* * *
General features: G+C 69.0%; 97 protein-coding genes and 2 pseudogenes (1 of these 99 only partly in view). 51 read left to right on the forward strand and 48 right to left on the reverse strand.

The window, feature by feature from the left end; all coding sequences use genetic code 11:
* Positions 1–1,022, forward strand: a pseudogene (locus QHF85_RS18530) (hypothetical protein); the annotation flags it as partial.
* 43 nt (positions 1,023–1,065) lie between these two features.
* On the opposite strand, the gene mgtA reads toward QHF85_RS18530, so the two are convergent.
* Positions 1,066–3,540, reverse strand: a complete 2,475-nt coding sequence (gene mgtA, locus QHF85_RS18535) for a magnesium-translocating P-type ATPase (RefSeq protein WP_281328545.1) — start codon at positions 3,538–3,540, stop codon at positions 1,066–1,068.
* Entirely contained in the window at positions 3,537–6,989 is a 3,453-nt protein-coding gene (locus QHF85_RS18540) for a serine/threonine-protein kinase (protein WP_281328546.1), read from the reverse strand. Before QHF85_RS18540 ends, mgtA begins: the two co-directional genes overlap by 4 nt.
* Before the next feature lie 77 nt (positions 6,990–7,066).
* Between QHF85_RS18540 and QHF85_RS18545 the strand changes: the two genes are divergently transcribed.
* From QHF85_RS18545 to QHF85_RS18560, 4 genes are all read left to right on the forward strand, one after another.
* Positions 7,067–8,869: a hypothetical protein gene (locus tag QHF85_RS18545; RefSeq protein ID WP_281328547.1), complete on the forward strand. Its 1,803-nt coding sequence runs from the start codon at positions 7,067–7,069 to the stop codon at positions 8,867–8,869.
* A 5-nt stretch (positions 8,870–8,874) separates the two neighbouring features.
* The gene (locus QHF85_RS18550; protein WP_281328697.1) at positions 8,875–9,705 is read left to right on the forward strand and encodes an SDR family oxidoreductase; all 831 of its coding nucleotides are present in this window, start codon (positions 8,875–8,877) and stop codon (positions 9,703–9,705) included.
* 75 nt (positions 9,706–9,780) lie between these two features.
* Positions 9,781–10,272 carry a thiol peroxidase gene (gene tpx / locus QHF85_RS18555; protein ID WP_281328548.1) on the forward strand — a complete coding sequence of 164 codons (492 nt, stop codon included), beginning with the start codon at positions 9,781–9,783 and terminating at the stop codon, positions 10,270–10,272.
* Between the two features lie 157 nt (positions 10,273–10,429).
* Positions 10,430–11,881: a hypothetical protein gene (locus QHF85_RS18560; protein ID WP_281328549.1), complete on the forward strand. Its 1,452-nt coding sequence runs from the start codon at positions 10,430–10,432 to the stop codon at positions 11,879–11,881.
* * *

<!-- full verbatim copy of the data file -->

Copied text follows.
General features: G+C 69.0%; 97 protein-coding genes and 2 pseudogenes (1 of these 99 only partly in view). 51 read left to right on the forward strand and 48 right to left on the reverse strand.

The window, feature by feature from the left end; all coding sequences use genetic code 11:
* Positions 1–1,022, forward strand: a pseudogene (locus QHF85_RS18530) (hypothetical protein); the annotation flags it as partial.
* 43 nt (positions 1,023–1,065) lie between these two features.
* On the opposite strand, the gene mgtA reads toward QHF85_RS18530, so the two are convergent.
* Positions 1,066–3,540, reverse strand: a complete 2,475-nt coding sequence (gene mgtA, locus QHF85_RS18535) for a magnesium-translocating P-type ATPase (RefSeq protein WP_281328545.1) — start codon at positions 3,538–3,540, stop codon at positions 1,066–1,068.
* Entirely contained in the window at positions 3,537–6,989 is a 3,453-nt protein-coding gene (locus QHF85_RS18540) for a serine/threonine-protein kinase (protein WP_281328546.1), read from the reverse strand. Before QHF85_RS18540 ends, mgtA begins: the two co-directional genes overlap by 4 nt.
* Before the next feature lie 77 nt (positions 6,990–7,066).
* Between QHF85_RS18540 and QHF85_RS18545 the strand changes: the two genes are divergently transcribed.
* From QHF85_RS18545 to QHF85_RS18560, 4 genes are all read left to right on the forward strand, one after another.
* Positions 7,067–8,869: a hypothetical protein gene (locus tag QHF85_RS18545; RefSeq protein ID WP_281328547.1), complete on the forward strand. Its 1,803-nt coding sequence runs from the start codon at positions 7,067–7,069 to the stop codon at positions 8,867–8,869.
* A 5-nt stretch (positions 8,870–8,874) separates the two neighbouring features.
* The gene (locus QHF85_RS18550; protein WP_281328697.1) at positions 8,875–9,705 is read left to right on the forward strand and encodes an SDR family oxidoreductase; all 831 of its coding nucleotides are present in this window, start codon (positions 8,875–8,877) and stop codon (positions 9,703–9,705) included.
* 75 nt (positions 9,706–9,780) lie between these two features.
* Positions 9,781–10,272 carry a thiol peroxidase gene (gene tpx / locus QHF85_RS18555; protein ID WP_281328548.1) on the forward strand — a complete coding sequence of 164 codons (492 nt, stop codon included), beginning with the start codon at positions 9,781–9,783 and terminating at the stop codon, positions 10,270–10,272.
* Between the two features lie 157 nt (positions 10,273–10,429).
* Positions 10,430–11,881: a hypothetical protein gene (locus QHF85_RS18560; protein ID WP_281328549.1), complete on the forward strand. Its 1,452-nt coding sequence runs from the start codon at positions 10,430–10,432 to the stop codon at positions 11,879–11,881.